2. This was actually really simply and took far too long for me to figure out. The API of Autograd is assuming that the backward function returns one gradient for each argument given to the forward function, excluding the first context argument. If we look at the corresponding forward of CheckpointFunction, we see there are three inputs, the first two being ‘pseudo inputs’ that configure the checkpointing rather than being actual tensors, but we still need to account for them when returning the gradients from the backward function, hence (None, None) + grads.

  3. I’m afraid I can’t recall how I figured this out. Sorry.

  4. I think my analysis here was correct; the tensors to be checkpointed only on the first recomputation were being checkpointing immediately.

    To get around this, I added a recomputation_depth parameter to the forward function of CheckpointFunction, and only checkpointed the input if the depth was 0. The forward of the Drop module carries its own recomputation_depth parameter and, in its forward, decrements it before invoking the checkpoint function.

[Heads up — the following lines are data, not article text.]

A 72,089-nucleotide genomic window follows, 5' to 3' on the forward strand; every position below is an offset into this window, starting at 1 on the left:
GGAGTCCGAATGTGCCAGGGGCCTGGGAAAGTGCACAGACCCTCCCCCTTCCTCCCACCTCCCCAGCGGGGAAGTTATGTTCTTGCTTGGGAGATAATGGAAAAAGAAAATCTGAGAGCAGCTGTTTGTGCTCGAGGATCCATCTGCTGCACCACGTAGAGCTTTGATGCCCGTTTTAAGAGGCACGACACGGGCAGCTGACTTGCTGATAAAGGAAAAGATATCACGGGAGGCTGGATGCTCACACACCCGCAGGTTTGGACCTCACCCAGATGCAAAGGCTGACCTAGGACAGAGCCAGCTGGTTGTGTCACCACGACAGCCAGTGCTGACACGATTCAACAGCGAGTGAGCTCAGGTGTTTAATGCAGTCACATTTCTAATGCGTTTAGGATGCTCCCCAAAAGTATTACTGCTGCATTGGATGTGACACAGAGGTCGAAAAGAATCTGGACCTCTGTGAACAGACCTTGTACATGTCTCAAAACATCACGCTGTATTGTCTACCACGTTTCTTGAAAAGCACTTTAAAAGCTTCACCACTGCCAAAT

Note that, as explained in 2., we now must return (None, None, None) + grads in the backward, due to the additional argument given to the forward.

    This successfully allows you to encode multiple recomputations using these Drop modules, for example by doing:

            2)),          # <----- recursion depth of inner drop
        1                 # <----- recursion depth of outer drop

    where layer 1 is not recomputed; 2 and 5 are recomputed once; and 3 and 4 are recomputed twice.

Hope this helps.

Is there a method to swap in&out data using pytorch? As far as I know, recomputation will result in a bit of computation efficiency loss, so, is it possible using swap in&out instead in pytorch?

I haven’t looked much into PyTorch implementations for swapping, but I do recall there may have been some work on implementing something similar to TensorFlow Large Model Support (TFLMS), which was a swapping solution for TensorFlow.

A quick google search gave me this thread: Thoughts on use of CPU ram as a swap for GPU

Original TFLMS Paper: